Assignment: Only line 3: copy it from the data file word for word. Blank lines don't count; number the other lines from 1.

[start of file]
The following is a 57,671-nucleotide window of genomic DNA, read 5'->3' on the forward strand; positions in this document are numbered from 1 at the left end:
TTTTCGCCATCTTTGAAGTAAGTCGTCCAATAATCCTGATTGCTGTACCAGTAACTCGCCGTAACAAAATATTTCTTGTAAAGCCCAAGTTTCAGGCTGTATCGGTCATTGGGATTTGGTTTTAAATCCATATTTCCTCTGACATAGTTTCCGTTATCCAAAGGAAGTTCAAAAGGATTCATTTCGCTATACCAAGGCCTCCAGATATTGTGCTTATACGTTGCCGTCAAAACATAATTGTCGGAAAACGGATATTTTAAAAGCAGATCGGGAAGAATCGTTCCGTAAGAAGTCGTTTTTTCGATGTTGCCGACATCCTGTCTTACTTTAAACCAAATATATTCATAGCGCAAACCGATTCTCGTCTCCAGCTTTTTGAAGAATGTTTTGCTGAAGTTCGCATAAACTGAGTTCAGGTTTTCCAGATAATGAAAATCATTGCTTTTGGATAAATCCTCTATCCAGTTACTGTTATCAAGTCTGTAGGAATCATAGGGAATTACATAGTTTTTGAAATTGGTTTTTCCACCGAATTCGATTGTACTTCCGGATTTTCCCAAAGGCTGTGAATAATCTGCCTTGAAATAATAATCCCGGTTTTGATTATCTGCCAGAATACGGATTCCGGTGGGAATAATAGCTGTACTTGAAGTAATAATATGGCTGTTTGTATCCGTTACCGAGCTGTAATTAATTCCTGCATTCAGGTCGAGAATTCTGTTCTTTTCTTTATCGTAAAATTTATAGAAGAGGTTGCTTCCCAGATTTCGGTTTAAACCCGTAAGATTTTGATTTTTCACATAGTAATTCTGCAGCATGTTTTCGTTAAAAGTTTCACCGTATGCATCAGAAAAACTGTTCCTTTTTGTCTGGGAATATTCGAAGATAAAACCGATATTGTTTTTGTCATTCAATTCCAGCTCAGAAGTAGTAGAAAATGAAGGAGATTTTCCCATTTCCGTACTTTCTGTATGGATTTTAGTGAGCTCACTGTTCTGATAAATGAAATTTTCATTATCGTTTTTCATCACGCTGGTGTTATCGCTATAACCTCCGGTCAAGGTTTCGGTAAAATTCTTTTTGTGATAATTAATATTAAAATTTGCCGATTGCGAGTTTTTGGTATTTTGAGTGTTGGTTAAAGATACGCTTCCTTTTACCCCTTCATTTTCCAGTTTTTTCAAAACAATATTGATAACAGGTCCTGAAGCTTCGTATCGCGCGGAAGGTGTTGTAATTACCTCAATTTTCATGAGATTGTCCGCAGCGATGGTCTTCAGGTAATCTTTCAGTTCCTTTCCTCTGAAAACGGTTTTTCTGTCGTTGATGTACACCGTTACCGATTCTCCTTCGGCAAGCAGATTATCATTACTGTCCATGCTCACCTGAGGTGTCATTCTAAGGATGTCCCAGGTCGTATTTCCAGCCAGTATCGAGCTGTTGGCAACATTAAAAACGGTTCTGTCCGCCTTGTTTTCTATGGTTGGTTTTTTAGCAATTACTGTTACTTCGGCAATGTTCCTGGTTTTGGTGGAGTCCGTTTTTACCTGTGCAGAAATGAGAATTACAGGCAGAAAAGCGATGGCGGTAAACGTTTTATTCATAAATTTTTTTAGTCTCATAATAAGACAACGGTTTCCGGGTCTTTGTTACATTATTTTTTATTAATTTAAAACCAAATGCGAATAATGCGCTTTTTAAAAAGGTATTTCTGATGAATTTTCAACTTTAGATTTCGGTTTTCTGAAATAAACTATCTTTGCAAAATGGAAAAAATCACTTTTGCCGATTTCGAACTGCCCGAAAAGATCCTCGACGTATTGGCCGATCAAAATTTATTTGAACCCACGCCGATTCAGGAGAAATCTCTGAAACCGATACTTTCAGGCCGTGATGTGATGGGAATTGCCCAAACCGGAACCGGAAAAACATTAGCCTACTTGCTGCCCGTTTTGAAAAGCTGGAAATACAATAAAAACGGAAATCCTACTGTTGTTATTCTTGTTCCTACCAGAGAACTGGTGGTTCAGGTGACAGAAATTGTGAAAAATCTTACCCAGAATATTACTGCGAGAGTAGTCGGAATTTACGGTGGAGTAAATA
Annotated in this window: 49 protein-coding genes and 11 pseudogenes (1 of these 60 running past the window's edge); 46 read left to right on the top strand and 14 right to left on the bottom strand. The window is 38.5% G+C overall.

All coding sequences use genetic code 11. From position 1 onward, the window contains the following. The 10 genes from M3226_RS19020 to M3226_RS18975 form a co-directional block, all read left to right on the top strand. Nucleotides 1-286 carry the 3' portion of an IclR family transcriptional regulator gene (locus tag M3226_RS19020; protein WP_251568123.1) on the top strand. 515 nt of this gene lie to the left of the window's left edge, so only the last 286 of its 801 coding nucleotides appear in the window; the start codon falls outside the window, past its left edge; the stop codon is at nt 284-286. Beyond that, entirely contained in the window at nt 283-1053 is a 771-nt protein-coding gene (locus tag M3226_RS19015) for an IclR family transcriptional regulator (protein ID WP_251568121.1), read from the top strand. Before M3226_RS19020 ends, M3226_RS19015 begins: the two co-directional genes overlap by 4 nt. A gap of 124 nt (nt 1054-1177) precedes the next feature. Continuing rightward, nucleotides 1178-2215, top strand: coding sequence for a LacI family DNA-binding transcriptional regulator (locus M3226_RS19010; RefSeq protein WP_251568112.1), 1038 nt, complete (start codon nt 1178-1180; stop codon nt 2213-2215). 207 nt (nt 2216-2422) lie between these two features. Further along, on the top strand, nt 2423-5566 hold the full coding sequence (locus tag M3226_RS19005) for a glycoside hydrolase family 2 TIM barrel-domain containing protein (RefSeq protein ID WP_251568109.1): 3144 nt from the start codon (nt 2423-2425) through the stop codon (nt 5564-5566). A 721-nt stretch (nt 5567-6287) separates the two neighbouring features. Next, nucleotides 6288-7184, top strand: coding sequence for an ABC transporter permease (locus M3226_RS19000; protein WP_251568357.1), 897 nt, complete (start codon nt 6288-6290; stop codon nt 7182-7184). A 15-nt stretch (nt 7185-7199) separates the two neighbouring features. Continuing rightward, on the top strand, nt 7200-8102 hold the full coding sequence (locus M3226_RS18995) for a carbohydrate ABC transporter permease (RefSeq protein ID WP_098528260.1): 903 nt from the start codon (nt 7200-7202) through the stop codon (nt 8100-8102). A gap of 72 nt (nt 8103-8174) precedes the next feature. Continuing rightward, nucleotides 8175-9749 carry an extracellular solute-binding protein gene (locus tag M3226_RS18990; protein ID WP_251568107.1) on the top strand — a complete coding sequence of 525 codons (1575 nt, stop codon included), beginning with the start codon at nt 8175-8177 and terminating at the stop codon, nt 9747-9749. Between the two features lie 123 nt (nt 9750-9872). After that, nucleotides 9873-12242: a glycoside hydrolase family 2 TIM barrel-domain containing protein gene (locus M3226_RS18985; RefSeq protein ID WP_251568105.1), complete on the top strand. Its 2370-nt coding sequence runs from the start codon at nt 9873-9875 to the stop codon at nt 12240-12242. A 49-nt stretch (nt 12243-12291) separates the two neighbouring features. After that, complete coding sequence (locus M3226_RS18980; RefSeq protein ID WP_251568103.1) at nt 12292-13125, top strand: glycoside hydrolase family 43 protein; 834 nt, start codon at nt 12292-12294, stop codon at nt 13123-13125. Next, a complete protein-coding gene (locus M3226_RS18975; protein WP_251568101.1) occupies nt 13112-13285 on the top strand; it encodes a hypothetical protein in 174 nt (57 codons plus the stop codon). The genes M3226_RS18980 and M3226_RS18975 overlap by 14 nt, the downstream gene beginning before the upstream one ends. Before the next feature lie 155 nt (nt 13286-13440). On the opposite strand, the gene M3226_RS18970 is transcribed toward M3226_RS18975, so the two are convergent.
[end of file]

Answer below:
Annotated in this window: 49 protein-coding genes and 11 pseudogenes (1 of these 60 running past the window's edge); 46 read left to right on the top strand and 14 right to left on the bottom strand. The window is 38.5% G+C overall.